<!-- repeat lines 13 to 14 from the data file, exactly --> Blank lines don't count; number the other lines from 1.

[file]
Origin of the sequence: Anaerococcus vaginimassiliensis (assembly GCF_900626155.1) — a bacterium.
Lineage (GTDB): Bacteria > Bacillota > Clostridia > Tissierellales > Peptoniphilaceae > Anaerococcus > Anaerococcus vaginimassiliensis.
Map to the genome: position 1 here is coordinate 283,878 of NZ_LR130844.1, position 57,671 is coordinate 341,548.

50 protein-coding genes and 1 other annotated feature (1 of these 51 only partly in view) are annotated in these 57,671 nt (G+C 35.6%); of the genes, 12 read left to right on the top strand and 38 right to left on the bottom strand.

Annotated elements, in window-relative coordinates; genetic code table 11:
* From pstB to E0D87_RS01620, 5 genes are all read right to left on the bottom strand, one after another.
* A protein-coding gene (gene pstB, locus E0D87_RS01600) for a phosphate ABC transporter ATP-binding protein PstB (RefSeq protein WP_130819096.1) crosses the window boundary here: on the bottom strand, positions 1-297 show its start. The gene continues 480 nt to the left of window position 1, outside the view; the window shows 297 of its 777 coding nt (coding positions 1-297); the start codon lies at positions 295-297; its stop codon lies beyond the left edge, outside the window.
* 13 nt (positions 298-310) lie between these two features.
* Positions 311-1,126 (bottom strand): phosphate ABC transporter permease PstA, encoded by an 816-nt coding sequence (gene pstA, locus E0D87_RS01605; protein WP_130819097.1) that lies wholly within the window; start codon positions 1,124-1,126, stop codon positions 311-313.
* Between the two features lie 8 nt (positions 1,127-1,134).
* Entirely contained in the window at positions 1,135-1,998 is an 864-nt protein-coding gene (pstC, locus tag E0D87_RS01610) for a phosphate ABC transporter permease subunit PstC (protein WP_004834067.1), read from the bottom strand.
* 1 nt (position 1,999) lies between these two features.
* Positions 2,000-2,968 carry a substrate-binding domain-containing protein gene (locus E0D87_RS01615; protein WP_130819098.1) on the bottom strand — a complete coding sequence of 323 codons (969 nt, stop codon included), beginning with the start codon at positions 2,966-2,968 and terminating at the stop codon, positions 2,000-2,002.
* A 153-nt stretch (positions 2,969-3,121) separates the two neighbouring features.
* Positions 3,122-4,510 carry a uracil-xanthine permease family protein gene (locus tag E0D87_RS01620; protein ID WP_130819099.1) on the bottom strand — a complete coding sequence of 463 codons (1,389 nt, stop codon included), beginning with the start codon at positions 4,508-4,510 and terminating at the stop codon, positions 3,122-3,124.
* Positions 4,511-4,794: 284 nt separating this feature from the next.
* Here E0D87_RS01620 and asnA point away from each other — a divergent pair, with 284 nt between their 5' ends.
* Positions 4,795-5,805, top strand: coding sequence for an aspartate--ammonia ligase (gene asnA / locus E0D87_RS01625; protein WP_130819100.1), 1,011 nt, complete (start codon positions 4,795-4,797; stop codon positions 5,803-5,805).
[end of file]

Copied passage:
* Positions 2,000-2,968 carry a substrate-binding domain-containing protein gene (locus E0D87_RS01615; protein WP_130819098.1) on the bottom strand — a complete coding sequence of 323 codons (969 nt, stop codon included), beginning with the start codon at positions 2,966-2,968 and terminating at the stop codon, positions 2,000-2,002.
* A 153-nt stretch (positions 2,969-3,121) separates the two neighbouring features.